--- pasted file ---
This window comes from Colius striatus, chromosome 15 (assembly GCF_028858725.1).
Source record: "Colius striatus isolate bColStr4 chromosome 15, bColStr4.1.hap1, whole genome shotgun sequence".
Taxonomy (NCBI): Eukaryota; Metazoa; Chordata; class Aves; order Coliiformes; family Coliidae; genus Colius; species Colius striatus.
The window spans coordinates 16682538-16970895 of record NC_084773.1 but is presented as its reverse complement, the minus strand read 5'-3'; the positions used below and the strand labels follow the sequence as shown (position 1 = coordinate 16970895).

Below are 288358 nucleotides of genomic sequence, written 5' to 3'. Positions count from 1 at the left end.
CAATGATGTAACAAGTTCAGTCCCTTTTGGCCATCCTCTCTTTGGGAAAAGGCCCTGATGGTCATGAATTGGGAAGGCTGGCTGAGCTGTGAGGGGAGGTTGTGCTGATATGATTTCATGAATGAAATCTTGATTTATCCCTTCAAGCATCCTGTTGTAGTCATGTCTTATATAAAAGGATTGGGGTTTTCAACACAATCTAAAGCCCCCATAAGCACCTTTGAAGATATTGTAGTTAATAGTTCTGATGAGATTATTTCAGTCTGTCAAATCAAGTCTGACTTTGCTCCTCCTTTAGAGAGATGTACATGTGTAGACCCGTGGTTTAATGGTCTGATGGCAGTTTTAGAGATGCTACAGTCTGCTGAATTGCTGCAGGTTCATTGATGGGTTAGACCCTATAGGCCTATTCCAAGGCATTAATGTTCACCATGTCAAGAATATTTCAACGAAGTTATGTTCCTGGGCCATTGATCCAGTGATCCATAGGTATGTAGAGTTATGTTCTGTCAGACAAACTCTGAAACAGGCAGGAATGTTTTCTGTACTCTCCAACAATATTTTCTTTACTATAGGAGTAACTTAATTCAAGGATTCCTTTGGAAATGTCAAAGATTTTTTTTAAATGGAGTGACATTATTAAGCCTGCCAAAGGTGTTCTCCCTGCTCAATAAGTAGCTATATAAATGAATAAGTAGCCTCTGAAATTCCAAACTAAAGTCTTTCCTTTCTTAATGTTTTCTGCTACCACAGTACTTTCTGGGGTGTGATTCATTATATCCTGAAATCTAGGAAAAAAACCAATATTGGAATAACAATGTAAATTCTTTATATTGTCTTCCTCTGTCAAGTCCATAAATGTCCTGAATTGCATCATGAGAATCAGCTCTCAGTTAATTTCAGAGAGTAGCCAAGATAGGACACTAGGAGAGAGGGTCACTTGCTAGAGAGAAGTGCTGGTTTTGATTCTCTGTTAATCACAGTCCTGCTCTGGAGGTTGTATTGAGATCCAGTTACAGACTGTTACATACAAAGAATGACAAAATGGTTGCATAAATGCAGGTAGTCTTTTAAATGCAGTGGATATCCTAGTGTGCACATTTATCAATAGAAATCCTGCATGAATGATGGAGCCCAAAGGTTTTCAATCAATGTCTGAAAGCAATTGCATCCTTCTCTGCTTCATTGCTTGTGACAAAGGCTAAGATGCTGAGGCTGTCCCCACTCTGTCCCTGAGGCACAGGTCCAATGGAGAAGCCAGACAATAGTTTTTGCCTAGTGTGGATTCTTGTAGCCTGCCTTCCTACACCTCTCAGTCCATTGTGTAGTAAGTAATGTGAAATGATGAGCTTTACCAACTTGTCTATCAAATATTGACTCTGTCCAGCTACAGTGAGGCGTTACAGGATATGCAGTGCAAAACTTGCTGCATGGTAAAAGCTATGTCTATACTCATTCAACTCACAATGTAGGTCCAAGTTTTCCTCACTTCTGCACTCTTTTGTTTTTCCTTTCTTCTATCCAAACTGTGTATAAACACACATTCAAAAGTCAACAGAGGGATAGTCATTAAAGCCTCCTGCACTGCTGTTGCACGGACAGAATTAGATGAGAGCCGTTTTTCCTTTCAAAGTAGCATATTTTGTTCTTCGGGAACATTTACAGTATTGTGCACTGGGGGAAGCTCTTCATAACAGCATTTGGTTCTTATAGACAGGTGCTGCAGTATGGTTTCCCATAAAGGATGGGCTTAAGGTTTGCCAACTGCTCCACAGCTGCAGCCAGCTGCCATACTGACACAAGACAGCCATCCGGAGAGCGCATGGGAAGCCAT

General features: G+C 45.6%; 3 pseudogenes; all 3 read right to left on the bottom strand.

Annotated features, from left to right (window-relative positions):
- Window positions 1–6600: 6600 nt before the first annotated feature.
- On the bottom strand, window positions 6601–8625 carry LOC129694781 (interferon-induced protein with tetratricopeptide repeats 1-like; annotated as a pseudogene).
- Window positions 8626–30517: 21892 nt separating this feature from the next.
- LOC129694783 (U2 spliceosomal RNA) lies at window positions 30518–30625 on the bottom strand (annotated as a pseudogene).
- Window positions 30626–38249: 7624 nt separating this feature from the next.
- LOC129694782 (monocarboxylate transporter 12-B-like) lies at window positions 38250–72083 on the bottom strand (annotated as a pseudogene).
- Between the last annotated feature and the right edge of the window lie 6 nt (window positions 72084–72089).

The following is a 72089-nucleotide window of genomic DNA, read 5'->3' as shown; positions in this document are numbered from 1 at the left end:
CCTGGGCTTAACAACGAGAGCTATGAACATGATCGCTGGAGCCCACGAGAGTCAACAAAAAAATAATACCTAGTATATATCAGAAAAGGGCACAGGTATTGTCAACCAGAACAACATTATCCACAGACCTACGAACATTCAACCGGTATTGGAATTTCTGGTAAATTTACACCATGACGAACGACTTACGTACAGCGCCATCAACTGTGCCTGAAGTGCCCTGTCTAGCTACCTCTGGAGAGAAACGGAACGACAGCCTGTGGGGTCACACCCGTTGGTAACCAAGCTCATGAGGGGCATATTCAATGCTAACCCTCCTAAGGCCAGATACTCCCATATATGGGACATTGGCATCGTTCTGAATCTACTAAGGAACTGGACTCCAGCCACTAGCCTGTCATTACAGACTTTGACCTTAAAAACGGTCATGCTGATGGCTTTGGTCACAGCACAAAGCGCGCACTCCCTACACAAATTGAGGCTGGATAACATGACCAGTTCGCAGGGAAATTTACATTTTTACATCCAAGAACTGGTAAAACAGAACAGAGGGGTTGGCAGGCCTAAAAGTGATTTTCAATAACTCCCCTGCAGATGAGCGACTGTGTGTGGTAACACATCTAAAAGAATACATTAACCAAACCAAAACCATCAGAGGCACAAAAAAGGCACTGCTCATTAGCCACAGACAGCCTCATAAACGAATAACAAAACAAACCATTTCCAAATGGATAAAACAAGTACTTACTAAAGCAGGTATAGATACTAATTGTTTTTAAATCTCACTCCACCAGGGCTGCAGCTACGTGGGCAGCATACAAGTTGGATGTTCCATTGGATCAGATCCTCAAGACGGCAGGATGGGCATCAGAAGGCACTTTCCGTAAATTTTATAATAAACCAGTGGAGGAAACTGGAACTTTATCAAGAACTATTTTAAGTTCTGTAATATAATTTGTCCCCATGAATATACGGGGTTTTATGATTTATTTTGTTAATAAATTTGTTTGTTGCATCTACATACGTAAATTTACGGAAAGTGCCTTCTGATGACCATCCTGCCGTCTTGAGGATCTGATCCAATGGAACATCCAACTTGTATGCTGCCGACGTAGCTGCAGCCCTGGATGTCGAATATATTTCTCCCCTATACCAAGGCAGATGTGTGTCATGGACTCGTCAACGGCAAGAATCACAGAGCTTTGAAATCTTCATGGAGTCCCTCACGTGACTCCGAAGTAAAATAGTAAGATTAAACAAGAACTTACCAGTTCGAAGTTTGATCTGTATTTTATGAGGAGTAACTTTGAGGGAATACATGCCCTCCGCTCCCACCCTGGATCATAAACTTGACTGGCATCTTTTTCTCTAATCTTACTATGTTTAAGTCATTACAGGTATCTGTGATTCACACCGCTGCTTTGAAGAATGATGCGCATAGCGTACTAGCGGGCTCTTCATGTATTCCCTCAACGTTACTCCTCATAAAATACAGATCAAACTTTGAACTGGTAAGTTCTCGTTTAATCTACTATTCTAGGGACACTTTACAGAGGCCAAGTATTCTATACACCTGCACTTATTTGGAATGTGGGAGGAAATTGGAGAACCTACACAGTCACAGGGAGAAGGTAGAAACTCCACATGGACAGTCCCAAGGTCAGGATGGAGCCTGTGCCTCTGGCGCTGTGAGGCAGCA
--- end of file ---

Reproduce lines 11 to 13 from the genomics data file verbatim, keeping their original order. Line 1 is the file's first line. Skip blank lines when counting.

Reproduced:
- Window positions 8626–30517: 21892 nt separating this feature from the next.
- LOC129694783 (U2 spliceosomal RNA) lies at window positions 30518–30625 on the bottom strand (annotated as a pseudogene).
- Window positions 30626–38249: 7624 nt separating this feature from the next.